Pebble Rocks Boulder

The first night of the pebble hackathon comes to an end. Viget and pebble are hosing a great event with tons of food, free swag, and really smart people. Learning about the pebble smart strap interface proved to be interesting. This is my first hands on experience with the pebble watch, and I find it is a really good life style fit for me compared to my apple watch. Battery life, ux, and an always on screen are pretty huge in my book. Lack of touch screen was rough at first, but I do love not cleaning my watch face every 30 minutes. There is a ton of potential for cool accessories with the smart strap, so I am excited to see what the weekend yields.

After much laughter and discussion we have come up with the idea of building a hiking and survival accessory that takes advantage of the pebbles awesome battery life. As it currently stands our project will be built using the pebble smart strap port on the back of the watch and go to a arduino/lillypad/tinzy. There will be several small support features, but the core functionality will be sending an emergency destress signal via radio frequency. God willing all of this will fit into a paracord strap and not be to large... If everything goes wrong we will 3d print an arduino case and strap that to your wrist.

Our favorite idea that didn't make the cut was controlling a rumba with the accelerometer in your watch to chase yippy dogs around your living room. Next time...

At the end of the first day we have no code, an outline of tasks each person will tackle and two logo ideas...

Day two started out bright and early, we broke our project into three sections. Our pebble app section fell 80% in place by 1:30pm when we finally got around to breaking for lunch, but the Arduino and smartstrap sections of the app turned into a little bit less speedy. Our app uses the GPS from the phone (pebblejs), pebble smartstrap(c), and a serial connection to the Arduono. It took quite a bit of time to get on the latest Pebble version and release candidate which contains all the goodies to use the smart strap, because of this we worked mostly off CloudPebble, and tested on the one device. CloudPebble works pretty smoothly, but the overhead of switching pebble versions, and release candidates was a bit much. The developer environment we used for testing and most of the major development not only crashed, it caused the whole machine to lock up.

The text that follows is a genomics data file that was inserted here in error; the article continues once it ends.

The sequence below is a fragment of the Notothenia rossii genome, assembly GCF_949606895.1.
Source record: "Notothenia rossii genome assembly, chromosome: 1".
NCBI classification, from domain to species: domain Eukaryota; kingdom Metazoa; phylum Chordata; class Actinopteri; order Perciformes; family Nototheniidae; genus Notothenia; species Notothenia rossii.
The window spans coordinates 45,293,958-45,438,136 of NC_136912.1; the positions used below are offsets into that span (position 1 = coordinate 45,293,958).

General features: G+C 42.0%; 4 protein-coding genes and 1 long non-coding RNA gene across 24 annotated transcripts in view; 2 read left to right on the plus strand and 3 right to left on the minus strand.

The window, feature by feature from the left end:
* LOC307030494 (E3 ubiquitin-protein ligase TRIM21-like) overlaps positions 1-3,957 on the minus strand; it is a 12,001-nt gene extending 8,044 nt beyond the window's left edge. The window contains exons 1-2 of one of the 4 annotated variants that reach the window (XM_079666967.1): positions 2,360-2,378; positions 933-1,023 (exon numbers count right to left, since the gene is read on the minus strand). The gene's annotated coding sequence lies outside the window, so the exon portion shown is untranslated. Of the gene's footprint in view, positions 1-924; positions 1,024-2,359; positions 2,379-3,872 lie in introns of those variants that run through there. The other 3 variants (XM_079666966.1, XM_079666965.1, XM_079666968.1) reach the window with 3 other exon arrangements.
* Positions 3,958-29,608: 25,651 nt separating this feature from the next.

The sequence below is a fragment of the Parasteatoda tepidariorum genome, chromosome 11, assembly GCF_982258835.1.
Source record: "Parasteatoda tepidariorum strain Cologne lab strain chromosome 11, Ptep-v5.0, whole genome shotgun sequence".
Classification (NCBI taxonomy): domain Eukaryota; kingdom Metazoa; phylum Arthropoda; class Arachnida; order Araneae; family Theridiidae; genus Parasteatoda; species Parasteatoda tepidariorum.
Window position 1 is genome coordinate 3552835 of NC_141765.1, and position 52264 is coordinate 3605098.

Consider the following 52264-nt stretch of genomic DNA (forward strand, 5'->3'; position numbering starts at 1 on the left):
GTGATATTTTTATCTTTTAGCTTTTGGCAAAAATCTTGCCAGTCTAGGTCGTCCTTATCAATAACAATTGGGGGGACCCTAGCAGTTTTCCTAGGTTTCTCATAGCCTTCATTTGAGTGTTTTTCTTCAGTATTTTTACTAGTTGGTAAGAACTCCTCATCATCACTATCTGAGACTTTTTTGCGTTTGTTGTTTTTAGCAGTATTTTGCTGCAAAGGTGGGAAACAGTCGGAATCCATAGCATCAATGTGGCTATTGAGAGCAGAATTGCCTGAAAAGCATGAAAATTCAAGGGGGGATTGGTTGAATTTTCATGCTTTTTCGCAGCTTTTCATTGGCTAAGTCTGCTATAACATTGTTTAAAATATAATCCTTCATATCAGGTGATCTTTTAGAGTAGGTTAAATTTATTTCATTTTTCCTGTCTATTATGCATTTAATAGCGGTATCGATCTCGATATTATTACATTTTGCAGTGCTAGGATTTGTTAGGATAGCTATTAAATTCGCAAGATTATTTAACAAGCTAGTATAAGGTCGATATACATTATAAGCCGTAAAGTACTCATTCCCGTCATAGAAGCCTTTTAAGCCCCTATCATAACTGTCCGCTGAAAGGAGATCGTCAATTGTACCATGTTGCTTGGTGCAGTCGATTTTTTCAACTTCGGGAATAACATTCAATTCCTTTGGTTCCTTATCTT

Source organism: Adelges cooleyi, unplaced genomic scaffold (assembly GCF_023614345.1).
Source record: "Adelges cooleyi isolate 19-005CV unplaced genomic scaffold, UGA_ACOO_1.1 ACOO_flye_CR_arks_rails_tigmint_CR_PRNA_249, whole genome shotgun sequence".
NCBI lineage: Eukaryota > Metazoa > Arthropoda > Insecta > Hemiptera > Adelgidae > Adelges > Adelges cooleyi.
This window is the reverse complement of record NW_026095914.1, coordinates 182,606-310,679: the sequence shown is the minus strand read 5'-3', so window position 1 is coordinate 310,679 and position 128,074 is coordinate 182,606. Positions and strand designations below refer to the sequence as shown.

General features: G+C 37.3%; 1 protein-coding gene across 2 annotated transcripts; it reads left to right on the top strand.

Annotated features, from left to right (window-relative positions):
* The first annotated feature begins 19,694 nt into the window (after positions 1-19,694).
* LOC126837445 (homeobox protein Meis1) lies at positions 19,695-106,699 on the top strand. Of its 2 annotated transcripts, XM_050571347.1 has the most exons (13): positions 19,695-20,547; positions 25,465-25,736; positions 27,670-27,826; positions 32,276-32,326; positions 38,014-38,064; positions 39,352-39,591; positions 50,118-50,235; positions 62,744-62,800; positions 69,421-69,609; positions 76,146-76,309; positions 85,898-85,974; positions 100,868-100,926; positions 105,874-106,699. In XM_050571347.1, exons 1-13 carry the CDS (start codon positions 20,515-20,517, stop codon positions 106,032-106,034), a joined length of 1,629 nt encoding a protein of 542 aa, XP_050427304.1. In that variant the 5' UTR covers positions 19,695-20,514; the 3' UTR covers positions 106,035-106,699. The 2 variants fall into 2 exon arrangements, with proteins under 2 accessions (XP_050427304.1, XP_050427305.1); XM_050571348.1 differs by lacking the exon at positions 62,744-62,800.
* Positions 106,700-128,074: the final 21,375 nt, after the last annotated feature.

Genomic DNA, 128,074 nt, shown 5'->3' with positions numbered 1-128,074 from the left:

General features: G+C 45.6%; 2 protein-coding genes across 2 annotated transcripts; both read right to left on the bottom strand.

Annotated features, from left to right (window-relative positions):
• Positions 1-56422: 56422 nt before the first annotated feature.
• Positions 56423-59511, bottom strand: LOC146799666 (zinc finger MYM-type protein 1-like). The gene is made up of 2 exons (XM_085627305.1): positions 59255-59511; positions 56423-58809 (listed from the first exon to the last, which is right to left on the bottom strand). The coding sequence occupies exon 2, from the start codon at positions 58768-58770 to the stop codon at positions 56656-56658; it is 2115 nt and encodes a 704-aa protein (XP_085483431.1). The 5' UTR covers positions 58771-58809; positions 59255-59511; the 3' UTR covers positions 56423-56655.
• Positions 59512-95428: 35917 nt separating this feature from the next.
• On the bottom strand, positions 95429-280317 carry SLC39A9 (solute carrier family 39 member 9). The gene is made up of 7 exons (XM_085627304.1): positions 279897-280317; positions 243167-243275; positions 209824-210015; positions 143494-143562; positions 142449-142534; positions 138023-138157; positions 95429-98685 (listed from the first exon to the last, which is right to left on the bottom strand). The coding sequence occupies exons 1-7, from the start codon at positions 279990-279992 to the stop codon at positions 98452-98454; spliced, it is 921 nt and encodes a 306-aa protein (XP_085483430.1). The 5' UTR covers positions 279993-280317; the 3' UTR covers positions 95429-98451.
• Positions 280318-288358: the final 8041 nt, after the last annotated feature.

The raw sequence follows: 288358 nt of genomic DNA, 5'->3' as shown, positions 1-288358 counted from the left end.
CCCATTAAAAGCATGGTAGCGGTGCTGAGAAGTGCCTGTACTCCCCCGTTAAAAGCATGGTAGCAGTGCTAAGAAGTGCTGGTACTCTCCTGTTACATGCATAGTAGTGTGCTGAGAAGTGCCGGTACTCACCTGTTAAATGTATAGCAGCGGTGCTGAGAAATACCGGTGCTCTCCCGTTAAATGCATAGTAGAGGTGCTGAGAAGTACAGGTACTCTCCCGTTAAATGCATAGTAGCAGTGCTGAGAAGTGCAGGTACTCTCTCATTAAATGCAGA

We overcome a large portion of these challenges and are ending the night with a smartwatch on a paracord strap with a firestarter buckle. We have the hardware built for both our testing(Arduino) and production-ish(Teensy) environments. We are sending data from the watch to a computer completely free of cell phone service. We are getting GPS data from the phone, but struggling to get it all the way to the watch to send out in our UHF stream to satellites. We have several marketing/video type things built to help our presentation and explanation along.

Day two impressions: I still like pebble watch, but I am now realizing the constant pinging of the phone to location services is doing a number on my phone battery. Tomorrow I will try a static location. The pebble SDK is a bit rough around the edges since you can't write in C or JS, you will probably need to switch between. Mike has been dealing with a lot of the difficulties there, and it looks like quite a nightmare. The team of Scott Owen, Eric Starling, and Mike Cassano are really doing a great job with the real work as I draw pretty pictures, write on post-its, and beat all the Tetris records on Mikes RetroPie.

Recap:

Pebble Rocks Boulder has come to an end, the final day started with an some awesome dev work by Mike Cassano to finish up the couple outstanding code problems, and Eric Starling finishing up the presentation. The final bit of work turned out to be less stressful then expected, since most of our stretch goals we just dropped at the very beginning.

We had an awesome time talking to all the other teams about their projects. As always it was tons of fun to speak to the judges and other teams about our project. In the end we received the award for "most popular" and "most technically impressive."

All in all, it was a great event by Viget, Pebble, and Galvanize. I look forward to the next one!

Author

Tyler Merry